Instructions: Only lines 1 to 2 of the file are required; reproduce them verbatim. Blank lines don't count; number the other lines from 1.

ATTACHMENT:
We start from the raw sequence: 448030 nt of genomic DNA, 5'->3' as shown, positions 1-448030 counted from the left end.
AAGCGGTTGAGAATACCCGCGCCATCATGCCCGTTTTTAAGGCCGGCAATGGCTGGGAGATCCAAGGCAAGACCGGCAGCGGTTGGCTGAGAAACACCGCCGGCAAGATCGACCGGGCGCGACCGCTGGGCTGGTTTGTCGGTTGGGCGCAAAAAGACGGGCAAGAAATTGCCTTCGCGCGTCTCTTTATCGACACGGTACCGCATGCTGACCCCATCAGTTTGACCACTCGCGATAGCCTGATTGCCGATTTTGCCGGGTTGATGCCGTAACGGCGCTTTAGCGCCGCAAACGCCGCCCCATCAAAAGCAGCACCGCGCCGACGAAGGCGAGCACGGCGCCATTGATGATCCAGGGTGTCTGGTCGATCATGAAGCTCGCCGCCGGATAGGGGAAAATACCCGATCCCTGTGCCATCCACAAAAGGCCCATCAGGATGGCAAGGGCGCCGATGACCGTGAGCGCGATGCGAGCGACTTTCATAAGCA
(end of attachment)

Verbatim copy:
We start from the raw sequence: 448030 nt of genomic DNA, 5'->3' as shown, positions 1-448030 counted from the left end.
AAGCGGTTGAGAATACCCGCGCCATCATGCCCGTTTTTAAGGCCGGCAATGGCTGGGAGATCCAAGGCAAGACCGGCAGCGGTTGGCTGAGAAACACCGCCGGCAAGATCGACCGGGCGCGACCGCTGGGCTGGTTTGTCGGTTGGGCGCAAAAAGACGGGCAAGAAATTGCCTTCGCGCGTCTCTTTATCGACACGGTACCGCATGCTGACCCCATCAGTTTGACCACTCGCGATAGCCTGATTGCCGATTTTGCCGGGTTGATGCCGTAACGGCGCTTTAGCGCCGCAAACGCCGCCCCATCAAAAGCAGCACCGCGCCGACGAAGGCGAGCACGGCGCCATTGATGATCCAGGGTGTCTGGTCGATCATGAAGCTCGCCGCCGGATAGGGGAAAATACCCGATCCCTGTGCCATCCACAAAAGGCCCATCAGGATGGCAAGGGCGCCGATGACCGTGAGCGCGATGCGAGCGACTTTCATAAGCA